In 2012, Narendra Modi – a leader of the Bharatiya Janata Party and Chief Minister of Gujarat – added his name to the Guinness World Records when Bollywood film director Mani Shankar and his associate Raj Kasu leveraged holographic projection systems from UK-based Musion to enable Modi’s 3D avatar to “appear” simultaneously at 53 public rallies during Gujarat’s Legislative Assembly elections. Two years later, Modi became India’s prime minister after using the same technology to project his image at up to 126 sites simultaneously, allowing him to address 100 million voters at approximately 3,500 events in 1,500 locations in 45 days.
Like most holographic projection technology to date, Musion’s systems are a modern version of Pepper’s Ghost, a 19th-century theatrical trick that beams a person’s image onto a hidden reflective surface, creating the illusion of a ghost onstage. But new developments are now moving the technology into the 21st century, creating realistic 3D holograms that allow people to interact, learn and even market products.
“Augmented reality (AR) experiences where people can control and interact with a layer of digital information over the physical world are becoming increasingly popular,” said Martin Richardson, who gained the world’s first doctoral degree in display holography in 1988 and is now professor of Modern Holography at De Montfort University (DMU) in Leicester, UK.
“Although true 3D holograms are created by the interference of light beams from a coherent light source, physics laws restrict us from focusing light into thin air,” Richardson said. “Consequently, modern holographic solutions tend to combine AR with Pepper’s Ghost to produce what we deem as 3D holograms.”
MORE THAN A GIMMICK
With all forms of immersive virtuality (iV) – including augmented, mixed and virtual reality – finding applications in a wide variety of settings, companies worldwide are developing holographic displays that could fundamentally change how humans work, learn and interact.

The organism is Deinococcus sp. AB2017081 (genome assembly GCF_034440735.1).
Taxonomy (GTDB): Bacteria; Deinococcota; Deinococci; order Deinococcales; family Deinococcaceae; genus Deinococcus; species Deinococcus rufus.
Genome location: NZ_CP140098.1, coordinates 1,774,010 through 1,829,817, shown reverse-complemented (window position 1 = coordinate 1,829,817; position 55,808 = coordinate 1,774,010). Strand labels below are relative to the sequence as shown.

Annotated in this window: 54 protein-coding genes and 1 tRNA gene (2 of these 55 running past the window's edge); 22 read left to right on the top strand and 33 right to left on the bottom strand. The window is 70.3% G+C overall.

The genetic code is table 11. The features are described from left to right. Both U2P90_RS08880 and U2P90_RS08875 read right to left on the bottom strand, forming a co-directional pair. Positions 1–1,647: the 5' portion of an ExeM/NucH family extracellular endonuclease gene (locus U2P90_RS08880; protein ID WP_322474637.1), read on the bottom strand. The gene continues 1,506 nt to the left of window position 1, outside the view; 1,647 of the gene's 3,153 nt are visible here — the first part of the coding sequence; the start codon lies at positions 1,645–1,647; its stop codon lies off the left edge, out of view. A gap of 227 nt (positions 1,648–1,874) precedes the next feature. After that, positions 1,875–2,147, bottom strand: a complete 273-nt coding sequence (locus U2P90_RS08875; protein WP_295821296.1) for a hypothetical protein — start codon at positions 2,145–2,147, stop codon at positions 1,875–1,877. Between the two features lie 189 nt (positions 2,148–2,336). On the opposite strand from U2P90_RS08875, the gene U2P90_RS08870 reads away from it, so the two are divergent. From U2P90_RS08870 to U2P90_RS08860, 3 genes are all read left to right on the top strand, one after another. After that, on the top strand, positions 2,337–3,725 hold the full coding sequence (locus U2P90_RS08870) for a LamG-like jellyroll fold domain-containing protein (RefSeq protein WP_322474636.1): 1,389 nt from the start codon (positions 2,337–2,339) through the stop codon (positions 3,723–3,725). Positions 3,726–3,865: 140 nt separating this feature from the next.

Microsoft, for example, has developed the head-worn Microsoft HoloLens, which it describes as the world’s first self-contained holographic computer. “HoloLens leverages mixed reality so users see holograms pinned to specific physical locations or objects in their surrounding environment,” Microsoft HoloLens general manager Lorraine Bardeen said. “They can also interact with holograms using voice and hand gestures, as they would with real objects. HoloLens will be available in eight markets by December 2016 and has many exciting use cases.”
Case Western Reserve University (CWRU) and Cleveland Clinic, for instance, will use HoloLens to teach anatomy at their joint Health Education Campus when it opens in Cleveland, Ohio, in mid-2019. “With HoloLens, the students and the professor can all look at the same holographic image of the body and, at the same time, still see each other, even if the professor is in a different city,” said Mark Griswold, faculty lead for CWRU’s HoloLens work and Director of the Interactive Commons, a CWRU initiative that uses imagery to drive research and learning innovations. “In terms of the hologram itself, students can see an organ in three dimensions, from all sides, and all of the shapes and pathways inside it,” Griswold said. “In addition, the faculty member can present different conditions – for example, a tumor inside the brain, or fluid in a lung or a blocked artery
leading to the heart.”
“HOLOGRAMS ARE THE ONLY AUGMENTED REALITY SOLUTION THAT CAN BE USED BY GROUPS, SO THEY’RE A WOW FACTOR.”
CHIEF EXECUTIVE OFFICER, VNTANA
The NASA Jet Propulsion Laboratory (JPL) in Pasadena, California, has collaborated with Microsoft to develop several HoloLens-based applications. ProtoSpace enables engineers to design space equipment using full-scale holographic visualizations rather than computer-aided designs. With Sidekick, astronauts on the International Space Station are able to access a “holographic instruction manual” and work in tandem with experts on Earth when completing complex tasks. A third project, OnSight, enables Earth-based scientists to virtually walk around and explore Mars using images and data
taken by the Curiosity Mars Rover.
“Our studies show dramatic improvements in scientists’ understanding of a scene and spacecraft design when they view it
via a head-mounted display instead of a computer screen,” said Jeff Norris, Mission Operations innovation lead at NASA JPL. “Feedback has been very positive because holographic visualizations engage humans’ innate ability to explore, allowing them to investigate Mars in a similar way to Earth. We’re only scratching the surface of what is possible with mixed reality in space.”